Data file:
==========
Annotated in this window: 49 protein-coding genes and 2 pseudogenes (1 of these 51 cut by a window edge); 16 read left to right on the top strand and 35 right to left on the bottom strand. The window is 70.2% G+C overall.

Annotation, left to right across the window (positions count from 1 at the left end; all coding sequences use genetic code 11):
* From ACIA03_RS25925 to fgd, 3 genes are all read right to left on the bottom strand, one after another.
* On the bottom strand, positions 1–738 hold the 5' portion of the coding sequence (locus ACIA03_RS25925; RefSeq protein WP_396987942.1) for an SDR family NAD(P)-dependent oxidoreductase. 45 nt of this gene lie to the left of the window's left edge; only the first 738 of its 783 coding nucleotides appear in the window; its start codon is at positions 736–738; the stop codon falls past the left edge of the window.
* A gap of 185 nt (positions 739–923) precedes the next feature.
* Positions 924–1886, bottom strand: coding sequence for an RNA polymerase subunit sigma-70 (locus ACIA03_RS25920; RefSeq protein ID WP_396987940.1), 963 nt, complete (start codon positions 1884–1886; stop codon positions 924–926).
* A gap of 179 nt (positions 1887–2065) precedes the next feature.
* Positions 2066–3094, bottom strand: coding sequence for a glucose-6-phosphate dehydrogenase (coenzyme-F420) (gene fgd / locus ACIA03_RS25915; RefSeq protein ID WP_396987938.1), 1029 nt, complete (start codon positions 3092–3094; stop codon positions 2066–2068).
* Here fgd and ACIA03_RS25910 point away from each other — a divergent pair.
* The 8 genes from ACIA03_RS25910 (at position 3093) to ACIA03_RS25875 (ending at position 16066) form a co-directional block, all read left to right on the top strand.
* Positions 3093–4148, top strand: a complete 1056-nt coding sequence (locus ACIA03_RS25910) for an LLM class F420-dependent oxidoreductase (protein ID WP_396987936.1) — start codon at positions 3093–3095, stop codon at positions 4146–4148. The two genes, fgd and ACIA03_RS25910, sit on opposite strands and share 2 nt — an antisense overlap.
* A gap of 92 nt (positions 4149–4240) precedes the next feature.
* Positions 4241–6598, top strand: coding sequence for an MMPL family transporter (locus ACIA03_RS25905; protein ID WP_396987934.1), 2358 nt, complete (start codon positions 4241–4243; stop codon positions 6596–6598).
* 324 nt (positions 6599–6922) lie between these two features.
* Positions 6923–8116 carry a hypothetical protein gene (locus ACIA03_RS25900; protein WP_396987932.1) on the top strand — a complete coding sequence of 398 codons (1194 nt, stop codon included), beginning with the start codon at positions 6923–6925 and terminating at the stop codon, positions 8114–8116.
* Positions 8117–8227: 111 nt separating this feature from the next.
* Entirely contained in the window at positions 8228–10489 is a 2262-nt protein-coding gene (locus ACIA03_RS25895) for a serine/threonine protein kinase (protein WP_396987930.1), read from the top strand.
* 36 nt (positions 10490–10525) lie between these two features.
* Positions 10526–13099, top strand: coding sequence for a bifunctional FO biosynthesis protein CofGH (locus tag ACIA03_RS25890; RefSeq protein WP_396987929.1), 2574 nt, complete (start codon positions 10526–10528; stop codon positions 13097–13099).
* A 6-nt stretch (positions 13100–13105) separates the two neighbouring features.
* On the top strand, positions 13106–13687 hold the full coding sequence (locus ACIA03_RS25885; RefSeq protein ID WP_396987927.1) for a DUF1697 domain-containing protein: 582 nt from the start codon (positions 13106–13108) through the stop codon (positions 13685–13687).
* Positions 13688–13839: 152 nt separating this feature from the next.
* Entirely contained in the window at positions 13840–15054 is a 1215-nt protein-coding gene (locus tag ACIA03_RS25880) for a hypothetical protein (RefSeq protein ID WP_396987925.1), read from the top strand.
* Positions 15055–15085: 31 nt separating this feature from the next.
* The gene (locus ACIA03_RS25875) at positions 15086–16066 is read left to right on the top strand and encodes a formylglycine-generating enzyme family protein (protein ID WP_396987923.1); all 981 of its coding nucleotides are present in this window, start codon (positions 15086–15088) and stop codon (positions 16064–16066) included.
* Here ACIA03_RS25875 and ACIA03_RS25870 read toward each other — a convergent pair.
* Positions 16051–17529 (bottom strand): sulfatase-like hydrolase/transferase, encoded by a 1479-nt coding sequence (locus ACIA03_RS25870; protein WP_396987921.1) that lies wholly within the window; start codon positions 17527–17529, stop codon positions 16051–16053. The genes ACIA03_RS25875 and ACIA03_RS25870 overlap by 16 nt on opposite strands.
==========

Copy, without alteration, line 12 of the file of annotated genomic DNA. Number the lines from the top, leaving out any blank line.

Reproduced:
* A gap of 92 nt (positions 4149–4240) precedes the next feature.